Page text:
The effects of open loop gain and differential input resistance on final circuit
performance are given in Fig. 9. To use the open loop gain graph, draw a vertical
line at the open loop gain of the op amp being used. Where this line cuts the curve
determined by the resistance values (R2/R1), read the percentage of ideal gain on
the vertical axis. In the example in Fig. 9, the open loop gain was 10,000, R2/R1
was 1000 and the percentage was 90%, meaning that the gain is actually 900 (90%
The lower graph of Fig. 9 shows the effect of the external resistors on open
loop gain as a function of the open loop input resistance. It also demonstrates
that the open loop input resistance should be as high as possible. For example,
a typical 709 has an input resistance of 250,000 ohms. Draw a vertical line from
this point on the horizontal axis. If R1 is 100,000 ohms, the open loop gain would
then be 77% of normal. In this case the specified open loop gain is 50,000, so the
actual gain would be 38,000. This is the figure to be used in determining ideal
gain from the upper graph in Fig. 9. For the same amplifier, if R1 is reduced to
10,000 ohms, the open loop gain would be 95% of the specified 50,000. For R1 = 1000
ohms or less, the effect of open loop gain would be minimal. Of course, R1 determines
the input resistance so this factor must be taken into consideration.
Bandwidth and Slew Rate. Suppose a high-frequency, high-amplitude signal is fed
into the op amp. Because the various elements within the op amp have some capacitor
characteristics (mainly semiconductor junctions and strays due to proximity of conducting
paths) a finite amount of time will be required to charge and discharge them. This
prevents the output voltage from following the input signal instantaneously. Thus,
these internal capacitances limit the rate at which the output voltage can change
or slew. The maximum time rate of change of the output is identified as the slew
rate and is specified as volts per microsecond. The slew rate of a feedback amplifier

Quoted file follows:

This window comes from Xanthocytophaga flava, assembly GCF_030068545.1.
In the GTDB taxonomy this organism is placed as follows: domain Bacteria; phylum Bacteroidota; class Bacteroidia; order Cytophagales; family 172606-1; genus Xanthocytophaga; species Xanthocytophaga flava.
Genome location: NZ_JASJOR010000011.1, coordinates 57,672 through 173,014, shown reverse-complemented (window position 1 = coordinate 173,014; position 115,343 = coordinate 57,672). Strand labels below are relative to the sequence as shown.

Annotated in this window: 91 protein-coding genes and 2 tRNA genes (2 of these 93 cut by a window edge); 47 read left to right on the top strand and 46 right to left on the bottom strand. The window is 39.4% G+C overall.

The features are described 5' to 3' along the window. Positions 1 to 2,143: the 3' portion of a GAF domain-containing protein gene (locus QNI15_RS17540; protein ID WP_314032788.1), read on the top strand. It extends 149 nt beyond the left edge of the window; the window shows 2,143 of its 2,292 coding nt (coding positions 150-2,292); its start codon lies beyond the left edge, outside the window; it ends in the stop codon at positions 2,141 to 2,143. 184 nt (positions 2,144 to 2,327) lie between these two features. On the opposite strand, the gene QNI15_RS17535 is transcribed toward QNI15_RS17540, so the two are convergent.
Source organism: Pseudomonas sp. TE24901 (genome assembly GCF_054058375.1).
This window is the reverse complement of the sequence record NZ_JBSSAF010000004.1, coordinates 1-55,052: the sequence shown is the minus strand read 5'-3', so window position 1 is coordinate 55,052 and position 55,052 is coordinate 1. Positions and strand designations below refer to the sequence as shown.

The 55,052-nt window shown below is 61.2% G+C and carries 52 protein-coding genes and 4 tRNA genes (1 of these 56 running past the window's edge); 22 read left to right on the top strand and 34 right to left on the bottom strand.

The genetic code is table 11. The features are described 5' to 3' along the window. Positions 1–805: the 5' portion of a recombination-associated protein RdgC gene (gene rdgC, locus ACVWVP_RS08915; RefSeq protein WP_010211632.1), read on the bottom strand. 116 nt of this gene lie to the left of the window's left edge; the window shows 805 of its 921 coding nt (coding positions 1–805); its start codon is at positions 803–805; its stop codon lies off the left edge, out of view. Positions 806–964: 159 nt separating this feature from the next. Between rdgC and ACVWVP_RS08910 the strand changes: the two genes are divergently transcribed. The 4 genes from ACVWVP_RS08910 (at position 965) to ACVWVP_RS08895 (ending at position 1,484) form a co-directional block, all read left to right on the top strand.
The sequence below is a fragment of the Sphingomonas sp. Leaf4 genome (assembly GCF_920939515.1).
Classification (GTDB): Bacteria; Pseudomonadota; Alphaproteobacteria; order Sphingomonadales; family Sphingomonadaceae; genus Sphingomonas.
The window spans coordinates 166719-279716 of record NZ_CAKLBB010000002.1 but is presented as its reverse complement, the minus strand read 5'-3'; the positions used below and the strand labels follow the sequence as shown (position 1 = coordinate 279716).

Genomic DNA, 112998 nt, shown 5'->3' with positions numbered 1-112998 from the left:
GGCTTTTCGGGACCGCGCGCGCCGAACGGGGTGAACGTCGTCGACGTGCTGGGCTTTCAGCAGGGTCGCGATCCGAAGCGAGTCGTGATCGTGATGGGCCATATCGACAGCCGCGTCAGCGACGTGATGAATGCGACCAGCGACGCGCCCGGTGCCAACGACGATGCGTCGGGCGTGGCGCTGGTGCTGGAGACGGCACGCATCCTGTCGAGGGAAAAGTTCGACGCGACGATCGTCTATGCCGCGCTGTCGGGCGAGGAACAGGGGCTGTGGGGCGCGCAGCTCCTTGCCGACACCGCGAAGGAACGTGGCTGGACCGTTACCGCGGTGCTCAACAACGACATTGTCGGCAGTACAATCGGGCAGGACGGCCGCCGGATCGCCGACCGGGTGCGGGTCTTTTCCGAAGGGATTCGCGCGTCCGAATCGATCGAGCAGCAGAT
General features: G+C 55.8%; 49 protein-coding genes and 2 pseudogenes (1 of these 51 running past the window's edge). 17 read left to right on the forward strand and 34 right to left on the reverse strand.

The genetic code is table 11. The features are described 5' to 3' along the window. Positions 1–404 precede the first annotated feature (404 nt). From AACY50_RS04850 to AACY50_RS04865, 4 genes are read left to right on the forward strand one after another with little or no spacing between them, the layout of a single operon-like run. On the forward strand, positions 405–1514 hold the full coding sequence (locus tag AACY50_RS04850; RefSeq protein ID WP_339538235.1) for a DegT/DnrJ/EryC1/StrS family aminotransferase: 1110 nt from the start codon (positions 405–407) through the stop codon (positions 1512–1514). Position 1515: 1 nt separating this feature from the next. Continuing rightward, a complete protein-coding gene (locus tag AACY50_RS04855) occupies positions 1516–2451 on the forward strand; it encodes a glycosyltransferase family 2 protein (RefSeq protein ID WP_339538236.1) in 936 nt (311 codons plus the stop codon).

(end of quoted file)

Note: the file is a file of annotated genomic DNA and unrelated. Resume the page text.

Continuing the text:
depends on a number of factors, including the value of the closed loop gain.
Bandwidth and slew rate are related in that slew rate limits the bandwidth. The
latter is usually expressed as a large signal bandwidth or the highest frequency
at which the amplifier will develop its rated output without distortion. A particular
amplifier is capable of having a higher frequency response with a smaller output.
Offset Error. Even though extreme care is used in the fabrication of an op amp,
a very slight mismatch may still occur between the internal components. The result
of this mismatch prevents the amplifier from having a zero output for a zero input.
This, of course, may be a problem when using the op amp in a dc circuit. Compensation
for this offset voltage is made by using a nulling network such as that shown in
Fig. 7, in which the nulling potentiometer is adjusted for zero output with zero
Common-Mode Error. Because it is very difficult to create a perfectly balanced
system, the signal present at one input of a differential pair may affect the signal
on the other input. The result is called common-mode error and it is smallest when
the specification called "common-mode rejection ratio" is the highest.
Power Supply Considerations. Changes in the power supply of an op amp circuit
often change the open loop gain, the common-mode input limits, and the input bias
current. For example, the open loop gain of a typical 709 doubles when the power
supply is changed from ±10 to ±15 volts. Input voltage limits change
in proportion to the supply voltage and the bias current increases about 10% for
a 50% increase in the supply voltage.
This sensitivity to power supply voltage seems to rule out batteries as a source
but this need not be true. Circuits of moderate impedance having gains of 100 or
less will not degrade appreciably if batteries with high current capacity are used
and they are changed frequently. Mercury and rechargeable nickel-cadmium types have
"flat" discharge curves and give good performance for a premium price. If battery
power is a necessity, some manufacturers make discrete amplifiers for use with unregulated
Power supplies regulated by Zener diodes furnish regulation close enough for
most op amp applications. A typical supply of this type is shown in Fig. 10. Note
that neither side of the filter capacitor is grounded since the supply develops
both positive and negative voltages. The triangular ground symbol between the two
diodes is an "instrumentation ground" and indicates that all ground connections
within the system should be connected together but grounded to the chassis at one
point only. This minimizes circulating ground currents. In extreme cases, the input
connectors are also isolated from the metallic ground and connected to the instrumentation
The circuit of a single-battery, Zener-controlled supply is shown in Fig. 11.
The emitter resistor should be chosen so that the current through the Zener diodes
is about 50% above that required for the amplifier and associated load.
Critical op amp circuits require extremely close regulation - similar to that
provided by a high-quality supply that uses one of the commercially available IC
No matter what type of power supply you use, all op amp manufacturers suggest
the use of a bypass capacitor close to the amplifier on the power supply leads.
In fact this is mandatory if power supply leads are long. The recommended capacitor
size is about 0.1 μF.
[Part 2, on applications, will appear in the September issue.-Ed.]
Posted July 9, 2019